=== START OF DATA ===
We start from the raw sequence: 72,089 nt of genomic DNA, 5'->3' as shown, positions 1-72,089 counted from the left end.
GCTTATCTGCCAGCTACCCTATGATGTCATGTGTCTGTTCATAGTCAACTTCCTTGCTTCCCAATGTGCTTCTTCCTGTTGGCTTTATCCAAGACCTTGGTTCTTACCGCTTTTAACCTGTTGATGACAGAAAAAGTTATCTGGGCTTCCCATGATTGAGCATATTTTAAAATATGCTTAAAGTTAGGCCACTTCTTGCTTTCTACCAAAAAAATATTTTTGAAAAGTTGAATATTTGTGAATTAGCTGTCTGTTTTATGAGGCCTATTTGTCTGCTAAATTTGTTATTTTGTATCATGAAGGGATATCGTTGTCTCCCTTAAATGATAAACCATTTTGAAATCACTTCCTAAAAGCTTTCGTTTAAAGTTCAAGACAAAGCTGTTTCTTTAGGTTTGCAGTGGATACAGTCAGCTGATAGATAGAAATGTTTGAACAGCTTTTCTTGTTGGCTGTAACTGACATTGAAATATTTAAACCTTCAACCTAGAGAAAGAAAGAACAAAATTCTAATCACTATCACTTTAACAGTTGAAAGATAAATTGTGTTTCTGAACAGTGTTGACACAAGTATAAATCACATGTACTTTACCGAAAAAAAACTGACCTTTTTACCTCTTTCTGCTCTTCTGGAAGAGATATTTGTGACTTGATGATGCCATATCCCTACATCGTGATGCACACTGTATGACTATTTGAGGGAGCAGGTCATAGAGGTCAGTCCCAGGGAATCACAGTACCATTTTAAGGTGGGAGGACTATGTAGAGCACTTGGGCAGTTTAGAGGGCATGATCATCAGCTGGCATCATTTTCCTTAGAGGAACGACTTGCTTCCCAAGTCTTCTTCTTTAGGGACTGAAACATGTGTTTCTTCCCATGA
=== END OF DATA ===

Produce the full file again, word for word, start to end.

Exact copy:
We start from the raw sequence: 72,089 nt of genomic DNA, 5'->3' as shown, positions 1-72,089 counted from the left end.
GCTTATCTGCCAGCTACCCTATGATGTCATGTGTCTGTTCATAGTCAACTTCCTTGCTTCCCAATGTGCTTCTTCCTGTTGGCTTTATCCAAGACCTTGGTTCTTACCGCTTTTAACCTGTTGATGACAGAAAAAGTTATCTGGGCTTCCCATGATTGAGCATATTTTAAAATATGCTTAAAGTTAGGCCACTTCTTGCTTTCTACCAAAAAAATATTTTTGAAAAGTTGAATATTTGTGAATTAGCTGTCTGTTTTATGAGGCCTATTTGTCTGCTAAATTTGTTATTTTGTATCATGAAGGGATATCGTTGTCTCCCTTAAATGATAAACCATTTTGAAATCACTTCCTAAAAGCTTTCGTTTAAAGTTCAAGACAAAGCTGTTTCTTTAGGTTTGCAGTGGATACAGTCAGCTGATAGATAGAAATGTTTGAACAGCTTTTCTTGTTGGCTGTAACTGACATTGAAATATTTAAACCTTCAACCTAGAGAAAGAAAGAACAAAATTCTAATCACTATCACTTTAACAGTTGAAAGATAAATTGTGTTTCTGAACAGTGTTGACACAAGTATAAATCACATGTACTTTACCGAAAAAAAACTGACCTTTTTACCTCTTTCTGCTCTTCTGGAAGAGATATTTGTGACTTGATGATGCCATATCCCTACATCGTGATGCACACTGTATGACTATTTGAGGGAGCAGGTCATAGAGGTCAGTCCCAGGGAATCACAGTACCATTTTAAGGTGGGAGGACTATGTAGAGCACTTGGGCAGTTTAGAGGGCATGATCATCAGCTGGCATCATTTTCCTTAGAGGAACGACTTGCTTCCCAAGTCTTCTTCTTTAGGGACTGAAACATGTGTTTCTTCCCATGA